A good first step is to commit to learning about Syria’s history and current situation in its own terms, rather than in the cartoonish, “demonic” way they have been portrayed in most of the Western discourse for far too long. Another is to be sure to include the issue of Golan and protecting the rights of the Syrian Golanis in all the efforts of the worldwide BDS movement.
And just as legal steps are now being taken against those entities profiting off resources stolen from within the West Bank, so too should extensive legal measures be launched against all entities stealing resources from Golan. International law demands no less. (Indeed, in the face of Trump’s blatant lawbreaking, it demands far more.)
Helena Cobban is the President of Just World Educational (JWE), a non-profit organization, and the CEO of Just World Books. She has had a lengthy career as a journalist, writer, and researcher on international affairs, including 17 years as a columnist on global issues for The Christian Science Monitor. Of the seven books she’s published on international affairs, four have been on Middle Eastern topics. This new series of commentaries she’s writing, “Story/Backstory”, will have an expanded audio component published in JWE’s podcast series. They represent her own opinion and judgments, not those of any organization.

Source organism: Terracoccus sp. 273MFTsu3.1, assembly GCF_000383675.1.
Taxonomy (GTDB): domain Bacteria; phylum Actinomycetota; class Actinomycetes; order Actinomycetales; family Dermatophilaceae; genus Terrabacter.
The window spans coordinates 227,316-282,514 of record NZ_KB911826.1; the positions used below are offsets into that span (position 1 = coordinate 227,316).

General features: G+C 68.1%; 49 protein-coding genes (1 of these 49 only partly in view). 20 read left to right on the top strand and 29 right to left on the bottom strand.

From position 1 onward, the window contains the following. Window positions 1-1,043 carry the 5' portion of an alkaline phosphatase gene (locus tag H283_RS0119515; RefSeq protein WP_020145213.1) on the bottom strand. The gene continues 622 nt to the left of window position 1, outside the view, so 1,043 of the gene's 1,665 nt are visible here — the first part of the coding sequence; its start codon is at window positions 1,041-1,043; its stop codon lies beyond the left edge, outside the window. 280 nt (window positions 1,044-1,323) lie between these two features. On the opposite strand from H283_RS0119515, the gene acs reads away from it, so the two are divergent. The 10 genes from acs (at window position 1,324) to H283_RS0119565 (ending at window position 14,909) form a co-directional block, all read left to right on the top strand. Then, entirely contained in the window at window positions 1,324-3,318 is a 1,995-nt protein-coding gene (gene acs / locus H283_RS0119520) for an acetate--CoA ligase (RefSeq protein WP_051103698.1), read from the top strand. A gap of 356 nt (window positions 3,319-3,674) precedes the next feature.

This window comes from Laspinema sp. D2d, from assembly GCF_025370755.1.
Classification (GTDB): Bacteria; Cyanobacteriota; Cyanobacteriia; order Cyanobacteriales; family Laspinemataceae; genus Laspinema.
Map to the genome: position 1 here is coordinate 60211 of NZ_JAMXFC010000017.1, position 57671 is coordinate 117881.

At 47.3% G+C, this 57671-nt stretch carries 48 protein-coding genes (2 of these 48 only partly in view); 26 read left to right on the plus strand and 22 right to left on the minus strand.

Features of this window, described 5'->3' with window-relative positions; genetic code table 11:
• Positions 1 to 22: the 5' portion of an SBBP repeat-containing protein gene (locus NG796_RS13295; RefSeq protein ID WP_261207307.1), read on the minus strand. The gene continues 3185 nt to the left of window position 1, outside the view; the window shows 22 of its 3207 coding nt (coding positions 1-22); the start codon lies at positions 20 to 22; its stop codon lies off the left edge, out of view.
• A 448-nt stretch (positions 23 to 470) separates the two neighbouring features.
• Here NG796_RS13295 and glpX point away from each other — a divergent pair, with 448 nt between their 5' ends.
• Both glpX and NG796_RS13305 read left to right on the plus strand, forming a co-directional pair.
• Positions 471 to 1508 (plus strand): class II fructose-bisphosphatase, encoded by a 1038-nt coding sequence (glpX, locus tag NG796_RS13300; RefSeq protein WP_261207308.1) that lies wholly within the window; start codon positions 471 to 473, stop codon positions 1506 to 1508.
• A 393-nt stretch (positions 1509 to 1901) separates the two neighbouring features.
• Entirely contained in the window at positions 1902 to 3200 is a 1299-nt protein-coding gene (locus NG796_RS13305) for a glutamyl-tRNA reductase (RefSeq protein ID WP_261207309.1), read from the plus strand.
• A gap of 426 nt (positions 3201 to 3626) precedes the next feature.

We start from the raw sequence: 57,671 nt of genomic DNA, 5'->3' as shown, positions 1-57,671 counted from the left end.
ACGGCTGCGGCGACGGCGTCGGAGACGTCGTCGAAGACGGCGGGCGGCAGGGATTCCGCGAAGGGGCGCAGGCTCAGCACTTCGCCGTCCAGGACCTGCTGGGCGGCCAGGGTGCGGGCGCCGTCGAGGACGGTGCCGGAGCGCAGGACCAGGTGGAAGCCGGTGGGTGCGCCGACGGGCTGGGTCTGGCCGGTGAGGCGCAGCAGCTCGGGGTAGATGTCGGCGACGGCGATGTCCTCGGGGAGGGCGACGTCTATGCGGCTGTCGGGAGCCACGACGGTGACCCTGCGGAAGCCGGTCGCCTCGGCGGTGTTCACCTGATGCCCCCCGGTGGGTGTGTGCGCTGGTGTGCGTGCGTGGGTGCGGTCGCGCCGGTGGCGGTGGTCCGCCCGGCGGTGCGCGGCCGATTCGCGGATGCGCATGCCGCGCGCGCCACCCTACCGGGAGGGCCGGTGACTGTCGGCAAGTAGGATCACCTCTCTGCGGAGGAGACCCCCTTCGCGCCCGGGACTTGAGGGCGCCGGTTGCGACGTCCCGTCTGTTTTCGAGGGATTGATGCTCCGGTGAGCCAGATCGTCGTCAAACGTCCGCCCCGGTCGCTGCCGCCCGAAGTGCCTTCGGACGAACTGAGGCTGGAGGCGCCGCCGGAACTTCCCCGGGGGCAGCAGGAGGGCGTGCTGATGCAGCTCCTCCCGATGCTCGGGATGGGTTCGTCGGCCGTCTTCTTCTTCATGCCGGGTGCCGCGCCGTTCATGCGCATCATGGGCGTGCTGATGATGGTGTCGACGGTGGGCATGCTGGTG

“Trump’s Golan Heights Tweet Disregards History, Law and Ethics”
(March 24, 2019) — “On March 22, 2019, President Donald Trump unceremoniously tweeted that the United States would recognize Israeli sovereignty over the Syrian Golan Heights. He explained that such sovereignty ‘is of critical strategic and security importance to the State of Israel and regional stability.’ Everything about this tweet is wrong —as a matter of law, policy and fact.
“The Golan Heights, located in the southwest of Syria, was seized by Israel during the 1967 War when, in the course of six days, Israel also came to control Egypt’s Sinai Peninsula as well as the West Bank and the Gaza Strip. The United Nations, which was in session during the war, deliberated the matter for nearly six months. Controversy revolved around whether Israel should be compelled to withdraw from the Arab territories immediately or whether it could, as the Lyndon B. Johnson administration urged, be able to retain them as consideration in exchange for permanent peace. Despite Syrian and Palestinian opposition, in 1967 the Security Council unanimously passed Resolution 242, which established the land-for-peace framework sought by the United States and Israel that declared that the territories would be returned in exchange for permanent peace.